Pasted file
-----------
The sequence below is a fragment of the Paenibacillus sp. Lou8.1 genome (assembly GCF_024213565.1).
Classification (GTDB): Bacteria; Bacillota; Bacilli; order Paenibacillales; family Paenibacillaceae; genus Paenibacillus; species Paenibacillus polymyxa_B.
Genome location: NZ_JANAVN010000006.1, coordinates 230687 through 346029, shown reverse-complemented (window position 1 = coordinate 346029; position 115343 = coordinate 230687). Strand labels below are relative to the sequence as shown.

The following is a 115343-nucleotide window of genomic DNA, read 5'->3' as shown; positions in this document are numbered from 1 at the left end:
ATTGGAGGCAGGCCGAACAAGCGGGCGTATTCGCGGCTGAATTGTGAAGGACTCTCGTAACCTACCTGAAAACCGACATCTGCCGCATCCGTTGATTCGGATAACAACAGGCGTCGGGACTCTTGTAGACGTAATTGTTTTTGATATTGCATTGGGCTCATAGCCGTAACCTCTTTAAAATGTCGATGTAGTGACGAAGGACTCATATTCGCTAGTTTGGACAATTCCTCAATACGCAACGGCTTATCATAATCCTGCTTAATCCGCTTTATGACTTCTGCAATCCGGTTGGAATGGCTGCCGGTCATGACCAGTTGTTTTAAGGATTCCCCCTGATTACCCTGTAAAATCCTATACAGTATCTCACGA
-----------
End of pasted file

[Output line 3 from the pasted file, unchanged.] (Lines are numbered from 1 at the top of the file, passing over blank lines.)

Genome location: NZ_JANAVN010000006.1, coordinates 230687 through 346029, shown reverse-complemented (window position 1 = coordinate 346029; position 115343 = coordinate 230687). Strand labels below are relative to the sequence as shown.